The moral of the story is that the wrongdoer will be punished by his own deceit.


I love Aesop's Fables - from the unique animal characters depicted therein, to the inevitable moral of the story.
I had the whole collection of Aesop's Fables way back when I was at school. Don't know what happened to it. I think I'll have to search them out again.
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About one's ears

Post by Kitkat on Wed 08 Feb 2017, 13:54

ABOUT ONE'S EARS

This colloquialism, which means to be in a very bothersome situation in which one might sustain some pain or trouble, is a shortened form of the saying 'to bring a hornets' nest about one's ears'.  A hornet is a type of large wasp, which can inflict a savage sting.

The expression 'to stir up a hornets' nest' implies the same degree of trouble as the phrase above - and suggests perhaps deliberate provocation too.

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A drowning man will clutch at a straw

Post by Kitkat on Thu 09 Feb 2017, 12:35

A DROWNING MAN WILL CLUTCH AT A STRAW

Someone in desperate circumstances will reach out and grab hold of anything, however flimsy or inadequate, in the hope of surviving the situation.  The phrase is often shortened to 'clutching at straws'.

It was first used in print by Sir Thomas More (1478-1535) in 1534, in his Dialogue of Comfort Against Tribulation.

The word 'straw' has been used as a metaphor for years, representing the insubstantial or groundless, as in a 'man of straw', someone financially insecure or with a poor credit rating.  We also have 'the lasts straw (that broke the camel's back)', that little extra burden which makes something no longer bearable (as with the camel's load, tipping the balance of tolerance).

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As drunk as a lord

Post by Kitkat on Fri 10 Feb 2017, 13:36

AS DRUNK AS A LORD

This simile must have first become common in the eighteenth century, when the consumption of alcohol was something well-bred gentlemen liked to boast about.

At that time, people from the lower social classes simply could not afford to buy the amount of alcohol required to get one very drunk.  Consequently, excessive consumption became a clear sign of wealth.

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As easy as pie

Post by Kitkat on Sat 11 Feb 2017, 12:11

AS EASY AS PIE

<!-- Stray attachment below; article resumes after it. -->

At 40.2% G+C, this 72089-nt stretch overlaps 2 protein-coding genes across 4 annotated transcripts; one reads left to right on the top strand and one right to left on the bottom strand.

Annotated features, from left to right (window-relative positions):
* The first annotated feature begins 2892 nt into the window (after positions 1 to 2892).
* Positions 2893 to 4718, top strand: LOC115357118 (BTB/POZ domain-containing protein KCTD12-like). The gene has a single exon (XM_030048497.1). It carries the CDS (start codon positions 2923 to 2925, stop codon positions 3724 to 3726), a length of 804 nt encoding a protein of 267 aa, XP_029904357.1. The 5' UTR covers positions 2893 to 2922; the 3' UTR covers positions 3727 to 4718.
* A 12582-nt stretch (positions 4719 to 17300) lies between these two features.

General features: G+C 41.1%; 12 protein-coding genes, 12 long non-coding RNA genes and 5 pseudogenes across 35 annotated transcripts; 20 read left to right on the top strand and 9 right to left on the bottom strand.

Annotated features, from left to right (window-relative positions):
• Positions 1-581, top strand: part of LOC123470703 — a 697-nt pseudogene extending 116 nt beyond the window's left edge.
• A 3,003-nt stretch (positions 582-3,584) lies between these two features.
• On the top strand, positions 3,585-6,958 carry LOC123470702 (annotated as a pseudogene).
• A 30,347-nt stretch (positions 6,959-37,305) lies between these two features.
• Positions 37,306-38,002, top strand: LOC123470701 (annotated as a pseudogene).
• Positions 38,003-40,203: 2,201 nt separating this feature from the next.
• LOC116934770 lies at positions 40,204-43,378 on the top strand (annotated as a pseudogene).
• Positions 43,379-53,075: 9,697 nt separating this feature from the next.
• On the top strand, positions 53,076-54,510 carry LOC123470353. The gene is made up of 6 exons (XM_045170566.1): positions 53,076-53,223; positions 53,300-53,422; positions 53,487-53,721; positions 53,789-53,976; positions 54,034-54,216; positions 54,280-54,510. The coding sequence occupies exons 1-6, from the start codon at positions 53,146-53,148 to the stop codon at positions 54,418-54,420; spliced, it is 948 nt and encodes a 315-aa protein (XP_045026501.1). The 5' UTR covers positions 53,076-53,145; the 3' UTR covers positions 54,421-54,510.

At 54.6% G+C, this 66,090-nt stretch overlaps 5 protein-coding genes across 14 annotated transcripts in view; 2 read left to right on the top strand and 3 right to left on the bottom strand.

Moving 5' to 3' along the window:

Making a pie is not easy and this expression must apply to the eating of it.  It originates in nineteenth-century America, where sweet pie was a common dish and the word 'pie' was associated with simple pleasures.

An easy task can also be described as a 'piece of cake', which is also easy to obtain and eat, as opposed to baking it.

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Eery dog has its day

Post by Kitkat on Sun 12 Feb 2017, 13:37

EVERY DOG HAS ITS DAY

This is a commonly used phrase that seems to have first appeared in English in the writings of R. Taverner in 1539 and subsequently in those of Shakespeare.

Let Hercules himself do what he may,
The cat will mew, and dog will have his day.
~ Hamlet (1600; 5:1)

It means that everyone will have a chance one day; everyone will have a moment of success or of being important eventually.  This sentiment has been expressed for thousands of years.

The Latin proverb reads Hodie mihi - cras tibi, 'Today to me, tomorrow to thee'.  And another ancient old wives' tale states that: 'Fortune visits every man once, she favours me now, but she will favour you in your turn.'

As a further example, Peter Pindar wrote in his Odes to Condolence (1972):

Thus every dog at last will have his day -
He who this morning smiled at night may sorrow,
The grub today's a butterfly tomorrow.

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Every cloud has a silver lining

Post by Kitkat on Mon 13 Feb 2017, 14:07

EVERY CLOUD HAS A SILVER LINING

In every situation, no matter how seemingly hopeless and gloomy, there is always some redeeming brightness to be found if one takes the trouble to look for it - 'while there's life, there's hope.'

This optimistic guidance to look on the bright side has been around since Roman times (although one Latin proverb reads, 'After the sun, the clouds').

The phrase is thought to have its origins in Milton's (1608-74) Comus (1634): The lady lost in  the wood resolves not to give up hope and says:

Was I deceived or did a sable cloud
Turn forth her silver lining on the night?


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St Valentines Day

Post by Whiskers on Tue 14 Feb 2017, 13:40

What is the origin of St Valentines Day?   https://en.wikipedia.org/wiki/Valentine's_Day

(Hope its OK to put this here KK)


The Legend of St. Valentine

The history of Valentine’s Day–and the story of its patron saint–is shrouded in mystery. We do know that February has long been celebrated as a month of romance, and that St. Valentine’s Day, as we know it today, contains vestiges of both Christian and ancient Roman tradition. But who was Saint Valentine, and how did he become associated with this ancient rite?